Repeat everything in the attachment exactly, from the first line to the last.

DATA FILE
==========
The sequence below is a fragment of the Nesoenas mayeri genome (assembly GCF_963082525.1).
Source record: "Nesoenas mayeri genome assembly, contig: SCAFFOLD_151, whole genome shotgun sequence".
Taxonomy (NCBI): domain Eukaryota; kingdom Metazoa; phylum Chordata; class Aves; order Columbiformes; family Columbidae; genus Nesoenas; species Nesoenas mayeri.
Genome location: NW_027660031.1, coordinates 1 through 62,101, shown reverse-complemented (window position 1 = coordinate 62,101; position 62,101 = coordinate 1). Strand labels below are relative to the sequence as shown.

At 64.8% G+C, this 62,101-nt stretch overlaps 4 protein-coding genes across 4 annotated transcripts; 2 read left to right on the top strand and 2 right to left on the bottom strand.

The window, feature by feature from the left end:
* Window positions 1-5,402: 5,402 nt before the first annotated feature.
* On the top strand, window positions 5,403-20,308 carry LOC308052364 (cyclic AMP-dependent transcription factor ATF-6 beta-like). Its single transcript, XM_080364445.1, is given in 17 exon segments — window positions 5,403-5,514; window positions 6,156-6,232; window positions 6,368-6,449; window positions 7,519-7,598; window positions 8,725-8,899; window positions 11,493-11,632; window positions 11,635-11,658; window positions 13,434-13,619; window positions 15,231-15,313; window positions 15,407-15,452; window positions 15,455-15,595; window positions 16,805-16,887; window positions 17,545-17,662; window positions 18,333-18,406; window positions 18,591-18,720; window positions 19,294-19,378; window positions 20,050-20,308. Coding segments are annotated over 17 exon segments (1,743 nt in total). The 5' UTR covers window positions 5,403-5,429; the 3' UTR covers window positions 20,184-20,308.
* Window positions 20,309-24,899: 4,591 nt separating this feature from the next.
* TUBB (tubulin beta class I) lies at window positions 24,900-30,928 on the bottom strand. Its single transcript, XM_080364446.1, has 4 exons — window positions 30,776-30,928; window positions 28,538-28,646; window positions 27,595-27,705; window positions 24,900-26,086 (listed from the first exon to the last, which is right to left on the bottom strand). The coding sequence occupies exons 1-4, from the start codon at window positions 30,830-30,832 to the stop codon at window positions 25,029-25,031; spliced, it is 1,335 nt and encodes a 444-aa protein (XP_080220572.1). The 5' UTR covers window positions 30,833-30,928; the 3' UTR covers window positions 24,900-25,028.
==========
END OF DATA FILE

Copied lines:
The sequence below is a fragment of the Nesoenas mayeri genome (assembly GCF_963082525.1).
Source record: "Nesoenas mayeri genome assembly, contig: SCAFFOLD_151, whole genome shotgun sequence".
Taxonomy (NCBI): domain Eukaryota; kingdom Metazoa; phylum Chordata; class Aves; order Columbiformes; family Columbidae; genus Nesoenas; species Nesoenas mayeri.
Genome location: NW_027660031.1, coordinates 1 through 62,101, shown reverse-complemented (window position 1 = coordinate 62,101; position 62,101 = coordinate 1). Strand labels below are relative to the sequence as shown.

At 64.8% G+C, this 62,101-nt stretch overlaps 4 protein-coding genes across 4 annotated transcripts; 2 read left to right on the top strand and 2 right to left on the bottom strand.

The window, feature by feature from the left end:
* Window positions 1-5,402: 5,402 nt before the first annotated feature.
* On the top strand, window positions 5,403-20,308 carry LOC308052364 (cyclic AMP-dependent transcription factor ATF-6 beta-like). Its single transcript, XM_080364445.1, is given in 17 exon segments — window positions 5,403-5,514; window positions 6,156-6,232; window positions 6,368-6,449; window positions 7,519-7,598; window positions 8,725-8,899; window positions 11,493-11,632; window positions 11,635-11,658; window positions 13,434-13,619; window positions 15,231-15,313; window positions 15,407-15,452; window positions 15,455-15,595; window positions 16,805-16,887; window positions 17,545-17,662; window positions 18,333-18,406; window positions 18,591-18,720; window positions 19,294-19,378; window positions 20,050-20,308. Coding segments are annotated over 17 exon segments (1,743 nt in total). The 5' UTR covers window positions 5,403-5,429; the 3' UTR covers window positions 20,184-20,308.
* Window positions 20,309-24,899: 4,591 nt separating this feature from the next.
* TUBB (tubulin beta class I) lies at window positions 24,900-30,928 on the bottom strand. Its single transcript, XM_080364446.1, has 4 exons — window positions 30,776-30,928; window positions 28,538-28,646; window positions 27,595-27,705; window positions 24,900-26,086 (listed from the first exon to the last, which is right to left on the bottom strand). The coding sequence occupies exons 1-4, from the start codon at window positions 30,830-30,832 to the stop codon at window positions 25,029-25,031; spliced, it is 1,335 nt and encodes a 444-aa protein (XP_080220572.1). The 5' UTR covers window positions 30,833-30,928; the 3' UTR covers window positions 24,900-25,028.